The current handheld market is tough. Not only does PlayStation Vita have to contend with its long-time rival, the Nintendo 3DS, but it also has to compete with mobile gaming, which has seen an increase in popularity so vast it now rivals the console market itself.
Unfortunately, the Vita is seemingly stuck in a catch-22. In order to get sales, it needs exclusive games. But in order to get devs to work on exclusives games, the system needs to be selling well. The Vita is a powerful and well-designed machine that offers a host of benefits for both developers and players. Here’s why we should all show the little guy more love…
Sticking it to the man
Despite the Vita’s predecessor undergoing numerous redesigns, it never incorporated what fans were crying out for – a second analogue stick. That mistake was not repeated with Vita. The handheld is able to provide more intuitive and user-friendly games, particularly when it comes to shooters and 3D adventure games, thanks to its controller-like dual analogue setup. The twin sticks coupled with the system’s graphical prowess make this little machine is capable of bringing a blockbuster console experience to players on the go.
One world – many realities
Augmented or virtual reality in gaming has been on everyone’s lips since Microsoft revealed HoloLens, but many are unaware that the Vita also launched with AR capability. The impressive tech is perhaps the most overlooked element of the Vita. Sony initially released a sampling of enjoyable (yet basic) titles, such as Cliff Diver and Fireworks to show what the platform could do. But the AR functions were never an avenue explored by developers, despite the obvious potential for creativity it yields.
Can touch this
The Vita has the potential to deliver the same experience that mobile and tablet players have, thanks to its touch screen. The function can also be integrated into the more traditional handheld games. This hybrid of touch screen and buttons can act as a stepping stone, simplifying the controls for those adverse to complex button combos. Its rear touch screen can also be incorporated as a gameplay mechanic, providing an experience that’s unique to the Vita.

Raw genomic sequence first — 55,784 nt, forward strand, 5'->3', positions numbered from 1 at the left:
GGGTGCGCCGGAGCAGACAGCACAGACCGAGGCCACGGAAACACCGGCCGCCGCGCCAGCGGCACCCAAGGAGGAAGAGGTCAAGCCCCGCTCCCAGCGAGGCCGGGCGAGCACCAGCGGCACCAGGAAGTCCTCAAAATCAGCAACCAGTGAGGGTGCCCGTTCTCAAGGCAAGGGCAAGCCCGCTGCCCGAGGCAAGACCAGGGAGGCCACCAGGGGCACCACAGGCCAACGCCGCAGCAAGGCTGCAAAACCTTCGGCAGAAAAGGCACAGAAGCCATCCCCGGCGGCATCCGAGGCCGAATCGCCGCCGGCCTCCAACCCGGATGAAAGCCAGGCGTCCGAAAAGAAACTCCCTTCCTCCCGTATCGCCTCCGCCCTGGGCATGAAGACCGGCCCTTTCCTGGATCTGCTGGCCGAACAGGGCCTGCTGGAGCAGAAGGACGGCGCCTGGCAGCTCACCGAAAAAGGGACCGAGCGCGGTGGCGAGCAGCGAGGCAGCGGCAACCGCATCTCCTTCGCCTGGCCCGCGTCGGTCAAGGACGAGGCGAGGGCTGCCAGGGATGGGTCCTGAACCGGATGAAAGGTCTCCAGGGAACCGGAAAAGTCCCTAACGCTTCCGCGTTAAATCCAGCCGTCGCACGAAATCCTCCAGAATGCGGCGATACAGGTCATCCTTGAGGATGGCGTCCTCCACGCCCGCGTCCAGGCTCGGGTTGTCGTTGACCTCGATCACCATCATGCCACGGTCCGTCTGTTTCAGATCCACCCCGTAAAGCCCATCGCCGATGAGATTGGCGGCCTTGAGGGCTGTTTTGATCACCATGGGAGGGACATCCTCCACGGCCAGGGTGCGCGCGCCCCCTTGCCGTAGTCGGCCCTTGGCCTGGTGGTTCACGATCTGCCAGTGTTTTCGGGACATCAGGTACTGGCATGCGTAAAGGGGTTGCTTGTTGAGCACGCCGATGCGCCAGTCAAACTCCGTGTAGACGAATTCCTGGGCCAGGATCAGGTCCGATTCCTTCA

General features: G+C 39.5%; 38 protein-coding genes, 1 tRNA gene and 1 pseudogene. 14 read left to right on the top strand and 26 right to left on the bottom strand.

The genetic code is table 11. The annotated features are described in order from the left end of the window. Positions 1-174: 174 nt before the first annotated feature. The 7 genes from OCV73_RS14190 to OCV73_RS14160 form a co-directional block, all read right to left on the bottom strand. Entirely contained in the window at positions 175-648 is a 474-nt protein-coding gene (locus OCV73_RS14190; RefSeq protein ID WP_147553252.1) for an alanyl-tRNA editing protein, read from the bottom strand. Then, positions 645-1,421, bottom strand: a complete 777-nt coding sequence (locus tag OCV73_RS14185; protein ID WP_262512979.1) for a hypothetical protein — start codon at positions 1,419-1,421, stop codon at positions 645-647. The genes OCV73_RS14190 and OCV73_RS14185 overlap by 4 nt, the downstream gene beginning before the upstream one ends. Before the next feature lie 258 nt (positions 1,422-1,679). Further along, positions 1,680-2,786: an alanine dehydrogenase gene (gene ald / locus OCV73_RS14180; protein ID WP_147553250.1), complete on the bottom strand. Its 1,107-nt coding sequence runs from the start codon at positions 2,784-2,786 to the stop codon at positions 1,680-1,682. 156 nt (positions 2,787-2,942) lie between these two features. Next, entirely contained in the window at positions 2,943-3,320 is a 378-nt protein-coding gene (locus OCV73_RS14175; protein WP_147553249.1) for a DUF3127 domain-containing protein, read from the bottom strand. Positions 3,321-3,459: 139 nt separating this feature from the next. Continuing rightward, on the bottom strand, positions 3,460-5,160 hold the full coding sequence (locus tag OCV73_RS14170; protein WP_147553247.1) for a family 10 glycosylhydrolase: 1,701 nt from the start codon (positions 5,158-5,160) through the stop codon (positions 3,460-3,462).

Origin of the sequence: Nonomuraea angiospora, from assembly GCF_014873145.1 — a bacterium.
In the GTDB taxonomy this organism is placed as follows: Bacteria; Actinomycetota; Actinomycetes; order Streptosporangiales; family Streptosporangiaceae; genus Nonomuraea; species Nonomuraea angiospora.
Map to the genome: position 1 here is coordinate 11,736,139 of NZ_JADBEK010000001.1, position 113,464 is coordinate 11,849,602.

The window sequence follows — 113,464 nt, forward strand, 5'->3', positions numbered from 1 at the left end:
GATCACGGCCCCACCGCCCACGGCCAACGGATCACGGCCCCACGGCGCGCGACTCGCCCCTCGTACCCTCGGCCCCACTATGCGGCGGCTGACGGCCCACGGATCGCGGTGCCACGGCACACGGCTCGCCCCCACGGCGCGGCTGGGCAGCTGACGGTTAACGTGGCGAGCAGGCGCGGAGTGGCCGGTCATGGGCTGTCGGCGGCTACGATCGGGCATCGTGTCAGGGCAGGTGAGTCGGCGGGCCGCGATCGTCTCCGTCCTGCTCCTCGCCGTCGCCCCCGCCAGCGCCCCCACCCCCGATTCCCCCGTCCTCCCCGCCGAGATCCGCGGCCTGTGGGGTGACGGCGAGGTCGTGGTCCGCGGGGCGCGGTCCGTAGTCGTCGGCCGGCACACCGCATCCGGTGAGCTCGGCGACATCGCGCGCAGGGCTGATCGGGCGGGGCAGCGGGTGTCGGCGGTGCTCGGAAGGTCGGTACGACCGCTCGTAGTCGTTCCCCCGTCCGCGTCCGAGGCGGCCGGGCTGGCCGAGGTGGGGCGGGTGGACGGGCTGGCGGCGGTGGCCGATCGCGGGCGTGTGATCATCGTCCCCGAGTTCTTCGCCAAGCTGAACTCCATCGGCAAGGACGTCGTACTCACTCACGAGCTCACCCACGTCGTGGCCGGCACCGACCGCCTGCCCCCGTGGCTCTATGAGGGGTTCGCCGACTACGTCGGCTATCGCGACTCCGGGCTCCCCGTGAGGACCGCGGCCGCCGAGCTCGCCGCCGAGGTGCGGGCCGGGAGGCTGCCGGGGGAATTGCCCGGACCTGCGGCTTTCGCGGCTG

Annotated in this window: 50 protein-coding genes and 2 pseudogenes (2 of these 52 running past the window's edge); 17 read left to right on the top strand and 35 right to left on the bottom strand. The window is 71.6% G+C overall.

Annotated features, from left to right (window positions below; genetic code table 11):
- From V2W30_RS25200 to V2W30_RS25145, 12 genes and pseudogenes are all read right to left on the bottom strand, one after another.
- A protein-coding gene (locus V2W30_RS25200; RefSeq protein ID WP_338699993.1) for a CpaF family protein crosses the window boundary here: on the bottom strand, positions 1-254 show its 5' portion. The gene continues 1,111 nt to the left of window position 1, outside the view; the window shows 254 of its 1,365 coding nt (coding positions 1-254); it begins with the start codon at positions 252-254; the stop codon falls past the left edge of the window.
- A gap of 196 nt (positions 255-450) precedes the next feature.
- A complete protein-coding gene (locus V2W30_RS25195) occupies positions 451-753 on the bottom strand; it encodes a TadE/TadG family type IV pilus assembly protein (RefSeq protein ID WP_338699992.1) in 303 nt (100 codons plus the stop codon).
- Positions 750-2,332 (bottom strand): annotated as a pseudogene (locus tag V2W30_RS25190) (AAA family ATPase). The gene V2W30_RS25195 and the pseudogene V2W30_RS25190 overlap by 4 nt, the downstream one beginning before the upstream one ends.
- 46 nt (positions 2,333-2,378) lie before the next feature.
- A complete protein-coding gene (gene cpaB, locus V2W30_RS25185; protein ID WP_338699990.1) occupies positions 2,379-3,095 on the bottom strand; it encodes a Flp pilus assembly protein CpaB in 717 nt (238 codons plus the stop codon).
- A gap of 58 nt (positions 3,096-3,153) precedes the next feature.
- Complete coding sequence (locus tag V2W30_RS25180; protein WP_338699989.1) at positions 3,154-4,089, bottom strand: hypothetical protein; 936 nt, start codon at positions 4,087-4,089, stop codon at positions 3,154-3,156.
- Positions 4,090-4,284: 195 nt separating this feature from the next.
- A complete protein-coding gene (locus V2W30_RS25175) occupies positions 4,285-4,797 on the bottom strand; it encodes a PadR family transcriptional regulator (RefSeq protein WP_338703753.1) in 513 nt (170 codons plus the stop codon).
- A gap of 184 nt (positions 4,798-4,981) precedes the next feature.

Keeping it in the family
With a dash of technological magic, the PS Vita can be transformed into a miniature PS4. Well not literally, but it does support a feature called Remote Play that allows the handheld to stream data from your PS4 via your wireless internet connection. So should you be unceremoniously usurped from the living room TV, you can continue saving/destroying the world via the handheld. Cross-Buy is also heavily incorporated – meaning that, for many titles, when you buy it on console you get the handheld version at no extra cost. And who doesn’t love free stuff?
Games, Games, Games
Watching this year’s Sony E3 press conference, you’d be forgiven for forgetting the existence of the PlayStation Vita. With all the hype surrounding the return of The Last Guardian, the Final Fantasy VII remake and Sony’s move into virtual reality, there wasn’t much of the limelight left for the handheld device. But Sony did present a highlights reel, showcasing some promising titles for 2015 and beyond – including exclusives Severed and Persona 4: Dancing All Night. Add this to the sizeable amount of titles already released and the ability to play PSP and PS1 downloads on the handheld, and you’ve got an extensive library ready to play. PS Plus members can also get two free games for the platform every month.
At this point in the lifecycle, more adopters and more games are crucial. With so much potential for new experiences, courtesy of its unique design and technical prowess, it would be a shame if the Vita were left behind before it’s had the chance to reach its true potential.
I know I’m not the only one. Fellow GS writer Elijah Beahm has also valiantly defended the Vita. What do the rest of you think? Let us know in the comments!